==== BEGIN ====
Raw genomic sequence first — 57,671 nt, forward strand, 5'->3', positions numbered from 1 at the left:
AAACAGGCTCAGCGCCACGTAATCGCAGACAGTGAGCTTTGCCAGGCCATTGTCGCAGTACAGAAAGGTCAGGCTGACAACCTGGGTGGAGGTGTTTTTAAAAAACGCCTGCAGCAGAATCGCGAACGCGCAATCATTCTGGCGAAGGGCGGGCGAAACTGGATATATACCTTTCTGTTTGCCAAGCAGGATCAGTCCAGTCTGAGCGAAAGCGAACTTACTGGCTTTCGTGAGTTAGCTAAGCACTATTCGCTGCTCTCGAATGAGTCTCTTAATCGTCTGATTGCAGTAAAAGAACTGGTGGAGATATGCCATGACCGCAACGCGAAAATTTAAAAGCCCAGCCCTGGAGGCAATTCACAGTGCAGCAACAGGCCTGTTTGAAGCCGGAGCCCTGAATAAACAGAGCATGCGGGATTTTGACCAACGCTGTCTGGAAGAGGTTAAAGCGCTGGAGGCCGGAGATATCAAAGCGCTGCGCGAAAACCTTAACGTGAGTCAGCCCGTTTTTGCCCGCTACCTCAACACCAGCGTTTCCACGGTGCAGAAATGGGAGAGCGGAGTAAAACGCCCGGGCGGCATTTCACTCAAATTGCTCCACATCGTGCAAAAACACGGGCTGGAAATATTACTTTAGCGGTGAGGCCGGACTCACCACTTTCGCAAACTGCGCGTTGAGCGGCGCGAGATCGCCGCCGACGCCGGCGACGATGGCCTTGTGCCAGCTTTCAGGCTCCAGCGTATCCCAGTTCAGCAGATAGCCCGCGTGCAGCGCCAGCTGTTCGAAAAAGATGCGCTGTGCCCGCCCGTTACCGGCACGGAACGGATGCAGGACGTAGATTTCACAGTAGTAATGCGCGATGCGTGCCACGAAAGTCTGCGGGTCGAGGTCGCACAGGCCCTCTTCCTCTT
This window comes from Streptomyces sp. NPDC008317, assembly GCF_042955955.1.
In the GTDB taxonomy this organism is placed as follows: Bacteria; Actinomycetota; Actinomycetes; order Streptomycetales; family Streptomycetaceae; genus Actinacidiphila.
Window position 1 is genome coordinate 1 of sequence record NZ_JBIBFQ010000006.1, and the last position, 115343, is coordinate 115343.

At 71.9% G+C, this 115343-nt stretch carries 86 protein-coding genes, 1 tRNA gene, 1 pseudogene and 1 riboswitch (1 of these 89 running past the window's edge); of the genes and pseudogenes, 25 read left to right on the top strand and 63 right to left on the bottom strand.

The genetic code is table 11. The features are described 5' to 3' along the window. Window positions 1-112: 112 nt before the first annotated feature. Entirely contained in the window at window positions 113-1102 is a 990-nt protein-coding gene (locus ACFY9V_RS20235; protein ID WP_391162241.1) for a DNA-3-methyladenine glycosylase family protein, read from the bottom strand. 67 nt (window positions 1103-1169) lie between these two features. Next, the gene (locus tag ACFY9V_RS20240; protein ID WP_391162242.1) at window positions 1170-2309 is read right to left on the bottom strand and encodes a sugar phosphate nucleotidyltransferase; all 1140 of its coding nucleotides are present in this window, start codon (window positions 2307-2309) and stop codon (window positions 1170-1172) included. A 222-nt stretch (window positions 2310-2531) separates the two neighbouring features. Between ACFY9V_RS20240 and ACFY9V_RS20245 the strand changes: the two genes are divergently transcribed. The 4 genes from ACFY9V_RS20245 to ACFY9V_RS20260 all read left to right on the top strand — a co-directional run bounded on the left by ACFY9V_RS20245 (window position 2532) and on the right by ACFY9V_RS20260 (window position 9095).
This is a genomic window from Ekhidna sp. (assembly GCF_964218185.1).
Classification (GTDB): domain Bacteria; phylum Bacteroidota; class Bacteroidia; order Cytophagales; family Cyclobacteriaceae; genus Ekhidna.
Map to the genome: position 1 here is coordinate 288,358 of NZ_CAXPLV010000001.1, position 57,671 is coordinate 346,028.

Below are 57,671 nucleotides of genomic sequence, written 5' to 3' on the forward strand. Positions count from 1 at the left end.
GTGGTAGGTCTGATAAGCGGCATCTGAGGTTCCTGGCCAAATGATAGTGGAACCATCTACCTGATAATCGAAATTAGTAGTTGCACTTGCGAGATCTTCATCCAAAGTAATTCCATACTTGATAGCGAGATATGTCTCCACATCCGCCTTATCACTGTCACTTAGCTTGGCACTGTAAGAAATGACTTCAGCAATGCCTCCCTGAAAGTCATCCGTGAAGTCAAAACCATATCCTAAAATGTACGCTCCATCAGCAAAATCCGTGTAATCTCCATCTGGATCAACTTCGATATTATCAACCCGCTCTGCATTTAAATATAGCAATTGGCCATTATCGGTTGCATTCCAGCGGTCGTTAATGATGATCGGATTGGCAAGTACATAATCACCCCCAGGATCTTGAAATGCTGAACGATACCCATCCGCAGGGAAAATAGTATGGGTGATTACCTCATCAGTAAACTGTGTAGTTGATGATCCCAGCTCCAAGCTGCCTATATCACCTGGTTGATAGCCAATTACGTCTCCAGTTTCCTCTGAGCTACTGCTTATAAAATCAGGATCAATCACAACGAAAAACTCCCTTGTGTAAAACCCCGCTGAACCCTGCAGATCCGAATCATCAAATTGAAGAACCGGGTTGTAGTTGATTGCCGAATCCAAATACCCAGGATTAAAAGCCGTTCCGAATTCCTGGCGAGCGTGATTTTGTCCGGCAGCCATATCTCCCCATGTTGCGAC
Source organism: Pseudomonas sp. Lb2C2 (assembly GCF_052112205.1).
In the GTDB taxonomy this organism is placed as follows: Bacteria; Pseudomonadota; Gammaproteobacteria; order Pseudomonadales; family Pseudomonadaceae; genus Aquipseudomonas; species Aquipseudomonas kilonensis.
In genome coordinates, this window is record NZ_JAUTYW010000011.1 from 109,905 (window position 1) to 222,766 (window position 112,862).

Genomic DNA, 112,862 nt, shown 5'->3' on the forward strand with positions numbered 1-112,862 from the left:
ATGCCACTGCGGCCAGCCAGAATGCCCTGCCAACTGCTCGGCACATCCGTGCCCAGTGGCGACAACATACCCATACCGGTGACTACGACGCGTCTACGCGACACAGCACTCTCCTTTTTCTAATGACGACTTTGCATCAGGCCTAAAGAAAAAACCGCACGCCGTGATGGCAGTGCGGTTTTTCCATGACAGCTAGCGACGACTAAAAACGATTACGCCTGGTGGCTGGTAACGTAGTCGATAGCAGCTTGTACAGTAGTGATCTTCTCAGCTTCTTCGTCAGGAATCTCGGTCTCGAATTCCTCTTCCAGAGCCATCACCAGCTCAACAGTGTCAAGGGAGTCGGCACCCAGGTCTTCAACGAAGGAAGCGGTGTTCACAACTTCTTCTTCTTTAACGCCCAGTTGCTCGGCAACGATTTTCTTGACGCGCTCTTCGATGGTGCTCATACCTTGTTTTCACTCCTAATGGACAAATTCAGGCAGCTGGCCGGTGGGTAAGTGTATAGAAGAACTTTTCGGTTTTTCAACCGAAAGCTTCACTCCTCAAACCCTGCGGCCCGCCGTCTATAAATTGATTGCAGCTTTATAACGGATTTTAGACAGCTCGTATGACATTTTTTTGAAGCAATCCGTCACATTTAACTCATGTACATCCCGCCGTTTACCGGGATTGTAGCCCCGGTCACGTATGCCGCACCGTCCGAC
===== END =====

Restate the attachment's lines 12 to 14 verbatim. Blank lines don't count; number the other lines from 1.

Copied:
GTGGTAGGTCTGATAAGCGGCATCTGAGGTTCCTGGCCAAATGATAGTGGAACCATCTACCTGATAATCGAAATTAGTAGTTGCACTTGCGAGATCTTCATCCAAAGTAATTCCATACTTGATAGCGAGATATGTCTCCACATCCGCCTTATCACTGTCACTTAGCTTGGCACTGTAAGAAATGACTTCAGCAATGCCTCCCTGAAAGTCATCCGTGAAGTCAAAACCATATCCTAAAATGTACGCTCCATCAGCAAAATCCGTGTAATCTCCATCTGGATCAACTTCGATATTATCAACCCGCTCTGCATTTAAATATAGCAATTGGCCATTATCGGTTGCATTCCAGCGGTCGTTAATGATGATCGGATTGGCAAGTACATAATCACCCCCAGGATCTTGAAATGCTGAACGATACCCATCCGCAGGGAAAATAGTATGGGTGATTACCTCATCAGTAAACTGTGTAGTTGATGATCCCAGCTCCAAGCTGCCTATATCACCTGGTTGATAGCCAATTACGTCTCCAGTTTCCTCTGAGCTACTGCTTATAAAATCAGGATCAATCACAACGAAAAACTCCCTTGTGTAAAACCCCGCTGAACCCTGCAGATCCGAATCATCAAATTGAAGAACCGGGTTGTAGTTGATTGCCGAATCCAAATACCCAGGATTAAAAGCCGTTCCGAATTCCTGGCGAGCGTGATTTTGTCCGGCAGCCATATCTCCCCATGTTGCGAC
Source organism: Pseudomonas sp. Lb2C2 (assembly GCF_052112205.1).
In the GTDB taxonomy this organism is placed as follows: Bacteria; Pseudomonadota; Gammaproteobacteria; order Pseudomonadales; family Pseudomonadaceae; genus Aquipseudomonas; species Aquipseudomonas kilonensis.